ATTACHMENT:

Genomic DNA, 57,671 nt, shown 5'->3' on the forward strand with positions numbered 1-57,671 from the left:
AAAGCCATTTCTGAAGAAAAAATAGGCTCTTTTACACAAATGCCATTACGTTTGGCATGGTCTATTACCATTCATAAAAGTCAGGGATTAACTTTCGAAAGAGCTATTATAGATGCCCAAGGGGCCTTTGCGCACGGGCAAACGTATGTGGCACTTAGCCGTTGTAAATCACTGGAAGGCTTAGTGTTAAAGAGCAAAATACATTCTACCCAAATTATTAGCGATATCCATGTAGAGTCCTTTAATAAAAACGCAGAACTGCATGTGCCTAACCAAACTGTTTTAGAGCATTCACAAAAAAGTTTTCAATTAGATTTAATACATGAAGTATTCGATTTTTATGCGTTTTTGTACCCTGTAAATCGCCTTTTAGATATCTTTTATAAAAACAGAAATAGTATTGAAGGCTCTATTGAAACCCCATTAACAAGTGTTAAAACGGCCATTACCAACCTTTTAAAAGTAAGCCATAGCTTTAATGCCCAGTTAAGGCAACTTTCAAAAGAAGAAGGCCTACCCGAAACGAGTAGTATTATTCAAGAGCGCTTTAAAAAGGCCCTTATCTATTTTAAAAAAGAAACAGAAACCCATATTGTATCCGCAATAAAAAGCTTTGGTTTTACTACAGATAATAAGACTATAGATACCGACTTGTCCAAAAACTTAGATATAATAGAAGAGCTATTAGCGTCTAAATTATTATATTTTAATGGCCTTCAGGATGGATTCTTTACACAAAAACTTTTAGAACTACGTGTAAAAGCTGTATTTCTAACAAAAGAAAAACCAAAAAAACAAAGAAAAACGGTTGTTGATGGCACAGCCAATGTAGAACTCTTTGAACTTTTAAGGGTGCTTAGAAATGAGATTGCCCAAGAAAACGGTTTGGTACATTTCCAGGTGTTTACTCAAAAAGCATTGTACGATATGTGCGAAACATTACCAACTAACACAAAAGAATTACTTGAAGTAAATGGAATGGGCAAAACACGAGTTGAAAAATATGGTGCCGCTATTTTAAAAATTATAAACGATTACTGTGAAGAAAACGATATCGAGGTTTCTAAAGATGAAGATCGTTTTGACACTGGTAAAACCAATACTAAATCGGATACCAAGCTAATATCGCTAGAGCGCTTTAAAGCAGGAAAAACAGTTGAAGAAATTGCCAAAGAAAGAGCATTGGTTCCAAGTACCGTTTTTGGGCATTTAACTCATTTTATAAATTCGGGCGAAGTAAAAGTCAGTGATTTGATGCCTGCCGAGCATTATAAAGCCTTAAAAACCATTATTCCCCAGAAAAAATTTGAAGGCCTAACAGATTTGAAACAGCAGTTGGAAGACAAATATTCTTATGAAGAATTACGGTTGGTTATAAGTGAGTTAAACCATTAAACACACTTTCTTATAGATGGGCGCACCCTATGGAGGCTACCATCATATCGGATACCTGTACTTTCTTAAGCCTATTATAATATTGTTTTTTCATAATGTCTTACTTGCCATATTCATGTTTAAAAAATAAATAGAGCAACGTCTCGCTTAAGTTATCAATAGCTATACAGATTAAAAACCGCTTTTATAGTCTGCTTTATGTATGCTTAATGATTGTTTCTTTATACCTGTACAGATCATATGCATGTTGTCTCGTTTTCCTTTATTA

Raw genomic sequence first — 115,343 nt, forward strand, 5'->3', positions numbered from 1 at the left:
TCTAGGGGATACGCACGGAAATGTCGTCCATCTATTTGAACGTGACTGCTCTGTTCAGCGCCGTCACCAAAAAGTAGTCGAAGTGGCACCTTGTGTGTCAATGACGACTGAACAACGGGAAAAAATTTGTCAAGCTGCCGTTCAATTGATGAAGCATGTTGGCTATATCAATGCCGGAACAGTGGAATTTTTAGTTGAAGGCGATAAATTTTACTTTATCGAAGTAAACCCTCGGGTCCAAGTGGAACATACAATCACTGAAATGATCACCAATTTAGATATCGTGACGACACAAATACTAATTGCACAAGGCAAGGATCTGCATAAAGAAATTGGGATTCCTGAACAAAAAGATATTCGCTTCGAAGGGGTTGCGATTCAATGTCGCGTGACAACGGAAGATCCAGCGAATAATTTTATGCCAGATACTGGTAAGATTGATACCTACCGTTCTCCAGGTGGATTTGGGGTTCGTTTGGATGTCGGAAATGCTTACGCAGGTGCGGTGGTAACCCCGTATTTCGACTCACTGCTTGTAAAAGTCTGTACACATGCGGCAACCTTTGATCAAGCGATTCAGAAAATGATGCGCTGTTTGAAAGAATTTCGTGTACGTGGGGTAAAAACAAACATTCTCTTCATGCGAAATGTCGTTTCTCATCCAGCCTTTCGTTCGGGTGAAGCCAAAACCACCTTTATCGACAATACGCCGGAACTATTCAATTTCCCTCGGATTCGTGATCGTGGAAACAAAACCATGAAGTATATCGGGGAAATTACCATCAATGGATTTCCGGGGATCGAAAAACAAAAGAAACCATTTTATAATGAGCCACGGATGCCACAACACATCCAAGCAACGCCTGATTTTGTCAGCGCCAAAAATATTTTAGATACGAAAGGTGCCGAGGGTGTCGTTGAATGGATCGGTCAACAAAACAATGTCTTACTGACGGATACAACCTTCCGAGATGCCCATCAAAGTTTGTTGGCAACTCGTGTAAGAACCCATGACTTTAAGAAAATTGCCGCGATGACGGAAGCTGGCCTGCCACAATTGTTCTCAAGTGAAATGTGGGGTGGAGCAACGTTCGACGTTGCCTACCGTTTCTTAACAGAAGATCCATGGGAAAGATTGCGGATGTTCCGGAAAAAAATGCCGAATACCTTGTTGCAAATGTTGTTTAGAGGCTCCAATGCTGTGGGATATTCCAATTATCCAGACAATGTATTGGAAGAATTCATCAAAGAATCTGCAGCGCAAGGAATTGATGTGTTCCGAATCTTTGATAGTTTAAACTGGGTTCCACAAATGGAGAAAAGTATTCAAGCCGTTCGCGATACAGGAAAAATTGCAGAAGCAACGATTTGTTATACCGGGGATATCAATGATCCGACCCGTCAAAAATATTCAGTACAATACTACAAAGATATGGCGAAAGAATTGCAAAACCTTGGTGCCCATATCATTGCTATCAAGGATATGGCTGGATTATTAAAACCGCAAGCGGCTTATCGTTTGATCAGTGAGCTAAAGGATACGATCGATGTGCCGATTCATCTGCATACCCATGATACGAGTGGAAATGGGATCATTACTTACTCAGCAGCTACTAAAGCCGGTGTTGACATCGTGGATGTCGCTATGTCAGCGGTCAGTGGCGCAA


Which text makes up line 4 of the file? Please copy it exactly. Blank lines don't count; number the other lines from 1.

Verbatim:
TCTAGGGGATACGCACGGAAATGTCGTCCATCTATTTGAACGTGACTGCTCTGTTCAGCGCCGTCACCAAAAAGTAGTCGAAGTGGCACCTTGTGTGTCAATGACGACTGAACAACGGGAAAAAATTTGTCAAGCTGCCGTTCAATTGATGAAGCATGTTGGCTATATCAATGCCGGAACAGTGGAATTTTTAGTTGAAGGCGATAAATTTTACTTTATCGAAGTAAACCCTCGGGTCCAAGTGGAACATACAATCACTGAAATGATCACCAATTTAGATATCGTGACGACACAAATACTAATTGCACAAGGCAAGGATCTGCATAAAGAAATTGGGATTCCTGAACAAAAAGATATTCGCTTCGAAGGGGTTGCGATTCAATGTCGCGTGACAACGGAAGATCCAGCGAATAATTTTATGCCAGATACTGGTAAGATTGATACCTACCGTTCTCCAGGTGGATTTGGGGTTCGTTTGGATGTCGGAAATGCTTACGCAGGTGCGGTGGTAACCCCGTATTTCGACTCACTGCTTGTAAAAGTCTGTACACATGCGGCAACCTTTGATCAAGCGATTCAGAAAATGATGCGCTGTTTGAAAGAATTTCGTGTACGTGGGGTAAAAACAAACATTCTCTTCATGCGAAATGTCGTTTCTCATCCAGCCTTTCGTTCGGGTGAAGCCAAAACCACCTTTATCGACAATACGCCGGAACTATTCAATTTCCCTCGGATTCGTGATCGTGGAAACAAAACCATGAAGTATATCGGGGAAATTACCATCAATGGATTTCCGGGGATCGAAAAACAAAAGAAACCATTTTATAATGAGCCACGGATGCCACAACACATCCAAGCAACGCCTGATTTTGTCAGCGCCAAAAATATTTTAGATACGAAAGGTGCCGAGGGTGTCGTTGAATGGATCGGTCAACAAAACAATGTCTTACTGACGGATACAACCTTCCGAGATGCCCATCAAAGTTTGTTGGCAACTCGTGTAAGAACCCATGACTTTAAGAAAATTGCCGCGATGACGGAAGCTGGCCTGCCACAATTGTTCTCAAGTGAAATGTGGGGTGGAGCAACGTTCGACGTTGCCTACCGTTTCTTAACAGAAGATCCATGGGAAAGATTGCGGATGTTCCGGAAAAAAATGCCGAATACCTTGTTGCAAATGTTGTTTAGAGGCTCCAATGCTGTGGGATATTCCAATTATCCAGACAATGTATTGGAAGAATTCATCAAAGAATCTGCAGCGCAAGGAATTGATGTGTTCCGAATCTTTGATAGTTTAAACTGGGTTCCACAAATGGAGAAAAGTATTCAAGCCGTTCGCGATACAGGAAAAATTGCAGAAGCAACGATTTGTTATACCGGGGATATCAATGATCCGACCCGTCAAAAATATTCAGTACAATACTACAAAGATATGGCGAAAGAATTGCAAAACCTTGGTGCCCATATCATTGCTATCAAGGATATGGCTGGATTATTAAAACCGCAAGCGGCTTATCGTTTGATCAGTGAGCTAAAGGATACGATCGATGTGCCGATTCATCTGCATACCCATGATACGAGTGGAAATGGGATCATTACTTACTCAGCAGCTACTAAAGCCGGTGTTGACATCGTGGATGTCGCTATGTCAGCGGTCAGTGGCGCAA